Two styles or tendencies can be distinguished in the decoration of polychrome porcelains in the period of Yongzheng. Some palace bowls, dishes, vases and bottles are painted in an extremely refined but elegantly sober manner. The composition is never symmetrical. A single branch of flowering plum, two or three fruits or a bird on a branch will be the only decoration on a bowl or a rimless dish. The perfection of the shape and the quality of the glazes has never equalled in porcelain since. The smallest details, the features of a face, a bird’s feathers, the wings of a butterfly are rendered with the utmost care. Precious as the art is, it is nonetheless elegant and unaffected.
At the time, Jingdezhen was producing famille rose porcelain which one might easily assume was being made for the nouveaux rich, were it not that some of them bear the nianhao of the emperor. The decorations on the ruby-backed plates were very carefully painted yet overly ostentatious. The flat rims of the dishes may have up to seven borders: quarterings, mosaics, leaf scrolls, lozenges, dots etc. These overdecorated pieces were primarily destined for trade and export, which is why these porcelains (especially the plates with seven borders) were successfully imitated in Europe in the 19th century, in Hungarian factories among others.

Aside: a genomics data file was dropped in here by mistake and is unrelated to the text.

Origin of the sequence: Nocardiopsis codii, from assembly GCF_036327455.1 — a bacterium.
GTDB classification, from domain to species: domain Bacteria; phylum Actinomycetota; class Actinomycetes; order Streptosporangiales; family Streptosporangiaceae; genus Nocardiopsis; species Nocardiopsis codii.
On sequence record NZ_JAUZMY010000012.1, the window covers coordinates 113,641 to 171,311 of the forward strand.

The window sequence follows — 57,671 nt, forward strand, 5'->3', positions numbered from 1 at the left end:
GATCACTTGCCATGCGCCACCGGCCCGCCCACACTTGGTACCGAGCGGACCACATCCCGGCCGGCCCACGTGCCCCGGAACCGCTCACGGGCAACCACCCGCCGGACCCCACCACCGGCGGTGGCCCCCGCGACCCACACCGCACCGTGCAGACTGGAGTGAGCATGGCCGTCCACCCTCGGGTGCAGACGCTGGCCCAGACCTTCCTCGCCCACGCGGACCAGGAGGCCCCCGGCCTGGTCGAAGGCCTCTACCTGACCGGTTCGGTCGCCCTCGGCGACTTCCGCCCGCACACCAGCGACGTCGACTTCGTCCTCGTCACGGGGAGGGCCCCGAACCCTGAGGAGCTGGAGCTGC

The Guyuexuan of Yongzheng and Qianlong
Guyuexuan (meaning “Old Moon Pavilion”) is the name given to snuff bottles of polychrome enamelled glass and bibelots of enamel decorated porcelain of yongcai. The objects were marked with “made in the Old Moon Pavilion” and were of mediocre quality. However, the name was also given to the cups and vases of famille rose porcelain which were of exceptional quality and careful decoration. The decorations on these bibelots were painted for the Imperial palace in Chinese taste and with extreme delicacy. There is, however, a hint of Western influence – especially the pieces featuring lighter colours and even a few rare pieces adorned with European subjects.